Enable inbound calls: Skype Connect with Skype Business Account To enable inbound calls over the Skype Connect profile you will need to add a Skype Business account, Skype Number (Or combination of both!) to the SIP profile. Note,  if you attach a business account to your SIP profile you will no longer be able to log into that account from the desktop Skype client. To attach a business account to your SIP profile you will need to log into the ‘Skype Manager‘ portal then follow these steps:

  1. Click ‘Features‘ and select ‘Skype Connect‘ from the left-hand navigation menu. You  will then be presented with a list of all available SIP profiles, and presented with the option to create a new profile if required,
  2. Select the SIP profile we created earlier in this article by pressing the ‘View Profile‘ button next to the profile name,
  3. In the ‘Incoming Calls‘ section press the ‘Add a number or business account‘ link,
  4. Select the ‘Add Business Account‘ tab
  5. If using an existing business account enter the account name in the first text box, then select it from the drop down box. If you require a new account press the ‘Create a new account‘ and follow the on-screen instructions.
  6. In the ‘Extension Number‘ text box we will need to enter an extension number that Asterisk can use to recognise and direct the call through the dial plan. This number is limited to 10 numerical characters.

Registering from Asterisk Using the SIP Profile credentials we generated above we will need to configure Asterisk to register with the Skype SIP servers. To do this we must take the following steps:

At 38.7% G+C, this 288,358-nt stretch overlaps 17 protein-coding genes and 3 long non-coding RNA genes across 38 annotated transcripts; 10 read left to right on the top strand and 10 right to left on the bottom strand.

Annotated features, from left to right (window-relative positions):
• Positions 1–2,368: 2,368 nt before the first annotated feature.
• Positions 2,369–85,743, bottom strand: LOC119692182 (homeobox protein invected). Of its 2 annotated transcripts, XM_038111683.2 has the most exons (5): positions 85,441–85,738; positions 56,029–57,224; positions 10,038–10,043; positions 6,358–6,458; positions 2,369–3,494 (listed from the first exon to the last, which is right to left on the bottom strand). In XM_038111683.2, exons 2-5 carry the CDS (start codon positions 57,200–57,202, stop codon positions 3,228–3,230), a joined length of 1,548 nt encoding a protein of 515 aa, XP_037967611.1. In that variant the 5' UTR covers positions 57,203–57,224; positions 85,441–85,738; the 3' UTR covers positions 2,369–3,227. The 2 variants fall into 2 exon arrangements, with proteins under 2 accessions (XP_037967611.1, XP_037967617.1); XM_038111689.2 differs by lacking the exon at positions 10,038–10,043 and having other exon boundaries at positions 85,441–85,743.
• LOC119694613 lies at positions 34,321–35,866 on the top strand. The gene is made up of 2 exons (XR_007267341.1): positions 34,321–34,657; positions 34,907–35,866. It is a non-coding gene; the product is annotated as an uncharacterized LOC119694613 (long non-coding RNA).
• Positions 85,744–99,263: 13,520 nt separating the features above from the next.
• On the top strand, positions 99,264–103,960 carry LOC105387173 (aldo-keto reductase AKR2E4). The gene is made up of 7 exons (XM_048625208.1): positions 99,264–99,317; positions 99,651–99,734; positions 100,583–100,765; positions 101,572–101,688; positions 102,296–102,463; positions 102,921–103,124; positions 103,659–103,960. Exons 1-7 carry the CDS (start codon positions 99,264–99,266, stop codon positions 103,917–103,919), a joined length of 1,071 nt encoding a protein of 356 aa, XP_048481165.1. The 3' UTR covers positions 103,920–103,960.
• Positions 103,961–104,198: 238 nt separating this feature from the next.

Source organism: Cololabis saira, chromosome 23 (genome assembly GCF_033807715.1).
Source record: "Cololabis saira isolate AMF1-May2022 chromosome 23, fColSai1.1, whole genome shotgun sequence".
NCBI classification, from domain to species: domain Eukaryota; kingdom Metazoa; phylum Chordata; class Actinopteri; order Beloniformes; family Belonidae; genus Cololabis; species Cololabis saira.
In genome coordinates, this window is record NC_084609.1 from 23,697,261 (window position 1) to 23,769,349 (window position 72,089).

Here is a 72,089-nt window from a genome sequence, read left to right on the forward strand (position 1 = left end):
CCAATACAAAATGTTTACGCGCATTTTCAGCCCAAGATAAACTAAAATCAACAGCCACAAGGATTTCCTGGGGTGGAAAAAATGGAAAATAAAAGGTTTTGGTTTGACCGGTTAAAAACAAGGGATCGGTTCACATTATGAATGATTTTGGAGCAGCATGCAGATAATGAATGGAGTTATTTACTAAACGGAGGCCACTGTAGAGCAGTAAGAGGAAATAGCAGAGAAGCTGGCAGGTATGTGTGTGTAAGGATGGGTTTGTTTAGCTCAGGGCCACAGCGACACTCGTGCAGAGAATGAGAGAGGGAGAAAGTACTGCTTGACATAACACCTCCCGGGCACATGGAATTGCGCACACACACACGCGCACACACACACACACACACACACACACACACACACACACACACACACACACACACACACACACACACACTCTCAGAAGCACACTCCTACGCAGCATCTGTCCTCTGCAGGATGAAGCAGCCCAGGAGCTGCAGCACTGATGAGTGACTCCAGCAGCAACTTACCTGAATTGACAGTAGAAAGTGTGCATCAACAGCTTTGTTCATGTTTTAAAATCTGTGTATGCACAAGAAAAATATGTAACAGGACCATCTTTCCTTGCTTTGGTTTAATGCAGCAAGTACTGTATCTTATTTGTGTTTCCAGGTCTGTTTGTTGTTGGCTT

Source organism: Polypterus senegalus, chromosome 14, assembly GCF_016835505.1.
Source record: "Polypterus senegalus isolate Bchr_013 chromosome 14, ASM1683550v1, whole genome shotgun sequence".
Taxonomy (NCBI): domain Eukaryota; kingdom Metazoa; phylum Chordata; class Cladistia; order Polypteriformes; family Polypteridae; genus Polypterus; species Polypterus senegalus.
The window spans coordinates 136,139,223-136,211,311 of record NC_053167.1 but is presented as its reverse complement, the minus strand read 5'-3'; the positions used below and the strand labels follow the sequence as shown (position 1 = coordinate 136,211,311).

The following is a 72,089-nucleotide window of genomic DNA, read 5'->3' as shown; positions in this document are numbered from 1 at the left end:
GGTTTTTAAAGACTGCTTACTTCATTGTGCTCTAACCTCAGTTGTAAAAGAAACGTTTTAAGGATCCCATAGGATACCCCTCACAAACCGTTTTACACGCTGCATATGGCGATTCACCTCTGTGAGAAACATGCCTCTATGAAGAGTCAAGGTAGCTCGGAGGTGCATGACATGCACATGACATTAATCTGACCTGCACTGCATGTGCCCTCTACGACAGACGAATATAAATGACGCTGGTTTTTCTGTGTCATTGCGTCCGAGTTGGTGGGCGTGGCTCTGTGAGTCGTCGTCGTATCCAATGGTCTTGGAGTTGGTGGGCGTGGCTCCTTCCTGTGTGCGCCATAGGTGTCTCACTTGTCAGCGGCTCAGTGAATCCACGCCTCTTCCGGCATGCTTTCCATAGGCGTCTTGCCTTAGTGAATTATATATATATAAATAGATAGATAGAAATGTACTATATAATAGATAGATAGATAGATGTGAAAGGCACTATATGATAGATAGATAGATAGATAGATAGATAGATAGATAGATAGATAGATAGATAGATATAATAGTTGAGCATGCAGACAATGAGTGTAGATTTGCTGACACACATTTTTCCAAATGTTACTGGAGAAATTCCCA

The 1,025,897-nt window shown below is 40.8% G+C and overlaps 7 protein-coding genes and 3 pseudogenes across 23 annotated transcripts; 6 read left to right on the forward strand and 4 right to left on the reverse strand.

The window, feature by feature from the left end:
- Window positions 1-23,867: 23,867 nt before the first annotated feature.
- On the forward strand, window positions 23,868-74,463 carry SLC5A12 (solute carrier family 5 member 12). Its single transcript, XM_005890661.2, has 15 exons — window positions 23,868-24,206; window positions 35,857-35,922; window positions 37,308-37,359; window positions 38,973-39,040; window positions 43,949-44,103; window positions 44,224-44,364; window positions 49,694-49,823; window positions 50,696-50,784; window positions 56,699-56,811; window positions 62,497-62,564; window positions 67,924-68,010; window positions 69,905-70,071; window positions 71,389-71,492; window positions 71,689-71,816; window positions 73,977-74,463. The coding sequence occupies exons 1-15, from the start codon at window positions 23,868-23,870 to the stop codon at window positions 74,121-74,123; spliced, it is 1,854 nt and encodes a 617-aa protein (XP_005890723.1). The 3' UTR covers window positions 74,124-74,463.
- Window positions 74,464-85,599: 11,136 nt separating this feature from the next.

1. Connect to your Asterisk server via SSH and navigate to the Asterisk root directory ‘/etc/asterisk/
  2. In your favourite text editor open your SIP configuration file (This may be ‘sip.conf‘, ‘sip_custom.conf‘, ‘sip_registrations.conf‘ or ‘sip_registrations_custom.conf‘ depending on the flavour of Asterisk you are using.)
  3. In the head of this file we will add a register string for the Skype Connect profile we have created: register => username:password@sip.skype.com:5060/username Remember to update the parts in bold to reflect your own SIP profile settings!.
  4. Reload the SIP settings on asterisk:
    user@computer:$ asterisk -rx "sip reload"
  5. Check that the registration has completed successfully by issuing the following command, you should see ‘Registered’ in the State column if we have been successful:
    user@computer:$ asterisk -rx "sip show registry"
  6. Your Skype business user should now show as permanently online and able to receive calls via the Skype client. Note, this will only work with voice calls – Video and text messaging are currently not supported via Skype Connect.